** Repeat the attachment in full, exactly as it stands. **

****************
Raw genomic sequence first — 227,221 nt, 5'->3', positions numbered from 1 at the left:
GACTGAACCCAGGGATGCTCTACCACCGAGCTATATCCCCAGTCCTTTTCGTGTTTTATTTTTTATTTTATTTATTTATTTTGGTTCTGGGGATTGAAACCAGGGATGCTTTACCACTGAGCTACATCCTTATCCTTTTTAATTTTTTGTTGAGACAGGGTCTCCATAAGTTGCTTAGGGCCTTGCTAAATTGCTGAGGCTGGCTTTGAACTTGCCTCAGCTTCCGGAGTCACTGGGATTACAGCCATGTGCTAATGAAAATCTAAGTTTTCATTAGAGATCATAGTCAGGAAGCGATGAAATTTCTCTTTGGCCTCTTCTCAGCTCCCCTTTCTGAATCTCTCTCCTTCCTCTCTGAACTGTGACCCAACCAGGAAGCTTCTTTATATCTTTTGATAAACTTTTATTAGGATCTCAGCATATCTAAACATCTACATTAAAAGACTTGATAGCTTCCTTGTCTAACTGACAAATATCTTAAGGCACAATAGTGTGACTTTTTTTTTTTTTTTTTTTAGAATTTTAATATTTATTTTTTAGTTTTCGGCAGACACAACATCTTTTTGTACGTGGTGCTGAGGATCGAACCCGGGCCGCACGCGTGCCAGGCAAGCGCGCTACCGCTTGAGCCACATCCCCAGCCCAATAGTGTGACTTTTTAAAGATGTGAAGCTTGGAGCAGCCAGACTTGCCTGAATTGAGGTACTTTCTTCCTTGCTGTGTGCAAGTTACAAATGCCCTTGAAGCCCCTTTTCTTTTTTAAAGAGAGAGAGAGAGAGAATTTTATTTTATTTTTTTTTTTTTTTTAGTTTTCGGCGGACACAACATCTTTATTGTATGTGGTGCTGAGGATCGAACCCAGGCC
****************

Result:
Raw genomic sequence first — 227,221 nt, 5'->3', positions numbered from 1 at the left:
GACTGAACCCAGGGATGCTCTACCACCGAGCTATATCCCCAGTCCTTTTCGTGTTTTATTTTTTATTTTATTTATTTATTTTGGTTCTGGGGATTGAAACCAGGGATGCTTTACCACTGAGCTACATCCTTATCCTTTTTAATTTTTTGTTGAGACAGGGTCTCCATAAGTTGCTTAGGGCCTTGCTAAATTGCTGAGGCTGGCTTTGAACTTGCCTCAGCTTCCGGAGTCACTGGGATTACAGCCATGTGCTAATGAAAATCTAAGTTTTCATTAGAGATCATAGTCAGGAAGCGATGAAATTTCTCTTTGGCCTCTTCTCAGCTCCCCTTTCTGAATCTCTCTCCTTCCTCTCTGAACTGTGACCCAACCAGGAAGCTTCTTTATATCTTTTGATAAACTTTTATTAGGATCTCAGCATATCTAAACATCTACATTAAAAGACTTGATAGCTTCCTTGTCTAACTGACAAATATCTTAAGGCACAATAGTGTGACTTTTTTTTTTTTTTTTTTTAGAATTTTAATATTTATTTTTTAGTTTTCGGCAGACACAACATCTTTTTGTACGTGGTGCTGAGGATCGAACCCGGGCCGCACGCGTGCCAGGCAAGCGCGCTACCGCTTGAGCCACATCCCCAGCCCAATAGTGTGACTTTTTAAAGATGTGAAGCTTGGAGCAGCCAGACTTGCCTGAATTGAGGTACTTTCTTCCTTGCTGTGTGCAAGTTACAAATGCCCTTGAAGCCCCTTTTCTTTTTTAAAGAGAGAGAGAGAGAGAATTTTATTTTATTTTTTTTTTTTTTTTAGTTTTCGGCGGACACAACATCTTTATTGTATGTGGTGCTGAGGATCGAACCCAGGCC